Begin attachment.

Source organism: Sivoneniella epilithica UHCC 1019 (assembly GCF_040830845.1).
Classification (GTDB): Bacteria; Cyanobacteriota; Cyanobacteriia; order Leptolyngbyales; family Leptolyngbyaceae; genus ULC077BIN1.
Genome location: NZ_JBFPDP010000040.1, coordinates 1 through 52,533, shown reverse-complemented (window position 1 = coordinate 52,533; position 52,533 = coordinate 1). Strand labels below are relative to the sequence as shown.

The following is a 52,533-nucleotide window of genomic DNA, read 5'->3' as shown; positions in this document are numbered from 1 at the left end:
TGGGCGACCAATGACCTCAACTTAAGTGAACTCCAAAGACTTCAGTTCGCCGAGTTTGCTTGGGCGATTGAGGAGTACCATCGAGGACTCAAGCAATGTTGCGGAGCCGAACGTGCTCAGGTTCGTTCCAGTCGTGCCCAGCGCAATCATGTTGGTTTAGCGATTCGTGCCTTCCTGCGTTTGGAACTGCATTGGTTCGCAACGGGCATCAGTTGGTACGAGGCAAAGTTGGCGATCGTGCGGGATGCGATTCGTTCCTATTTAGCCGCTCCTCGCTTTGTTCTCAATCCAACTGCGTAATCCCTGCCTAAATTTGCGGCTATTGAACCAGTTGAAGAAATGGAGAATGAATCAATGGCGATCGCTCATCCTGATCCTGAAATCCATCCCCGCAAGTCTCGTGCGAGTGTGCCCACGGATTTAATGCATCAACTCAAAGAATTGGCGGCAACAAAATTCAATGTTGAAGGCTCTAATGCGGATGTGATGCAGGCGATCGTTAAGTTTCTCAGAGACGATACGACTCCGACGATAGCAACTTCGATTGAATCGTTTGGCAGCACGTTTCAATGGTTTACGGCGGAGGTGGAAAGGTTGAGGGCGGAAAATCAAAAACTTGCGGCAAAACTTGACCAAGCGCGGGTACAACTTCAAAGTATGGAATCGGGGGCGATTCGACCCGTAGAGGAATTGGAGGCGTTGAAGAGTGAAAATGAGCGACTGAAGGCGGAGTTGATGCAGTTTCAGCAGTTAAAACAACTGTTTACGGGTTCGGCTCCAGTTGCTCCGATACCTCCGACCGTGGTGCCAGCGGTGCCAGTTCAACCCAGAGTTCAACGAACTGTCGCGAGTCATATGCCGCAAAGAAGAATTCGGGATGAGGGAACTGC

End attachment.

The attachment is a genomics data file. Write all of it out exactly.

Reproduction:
Source organism: Sivoneniella epilithica UHCC 1019 (assembly GCF_040830845.1).
Classification (GTDB): Bacteria; Cyanobacteriota; Cyanobacteriia; order Leptolyngbyales; family Leptolyngbyaceae; genus ULC077BIN1.
Genome location: NZ_JBFPDP010000040.1, coordinates 1 through 52,533, shown reverse-complemented (window position 1 = coordinate 52,533; position 52,533 = coordinate 1). Strand labels below are relative to the sequence as shown.

The following is a 52,533-nucleotide window of genomic DNA, read 5'->3' as shown; positions in this document are numbered from 1 at the left end:
TGGGCGACCAATGACCTCAACTTAAGTGAACTCCAAAGACTTCAGTTCGCCGAGTTTGCTTGGGCGATTGAGGAGTACCATCGAGGACTCAAGCAATGTTGCGGAGCCGAACGTGCTCAGGTTCGTTCCAGTCGTGCCCAGCGCAATCATGTTGGTTTAGCGATTCGTGCCTTCCTGCGTTTGGAACTGCATTGGTTCGCAACGGGCATCAGTTGGTACGAGGCAAAGTTGGCGATCGTGCGGGATGCGATTCGTTCCTATTTAGCCGCTCCTCGCTTTGTTCTCAATCCAACTGCGTAATCCCTGCCTAAATTTGCGGCTATTGAACCAGTTGAAGAAATGGAGAATGAATCAATGGCGATCGCTCATCCTGATCCTGAAATCCATCCCCGCAAGTCTCGTGCGAGTGTGCCCACGGATTTAATGCATCAACTCAAAGAATTGGCGGCAACAAAATTCAATGTTGAAGGCTCTAATGCGGATGTGATGCAGGCGATCGTTAAGTTTCTCAGAGACGATACGACTCCGACGATAGCAACTTCGATTGAATCGTTTGGCAGCACGTTTCAATGGTTTACGGCGGAGGTGGAAAGGTTGAGGGCGGAAAATCAAAAACTTGCGGCAAAACTTGACCAAGCGCGGGTACAACTTCAAAGTATGGAATCGGGGGCGATTCGACCCGTAGAGGAATTGGAGGCGTTGAAGAGTGAAAATGAGCGACTGAAGGCGGAGTTGATGCAGTTTCAGCAGTTAAAACAACTGTTTACGGGTTCGGCTCCAGTTGCTCCGATACCTCCGACCGTGGTGCCAGCGGTGCCAGTTCAACCCAGAGTTCAACGAACTGTCGCGAGTCATATGCCGCAAAGAAGAATTCGGGATGAGGGAACTGC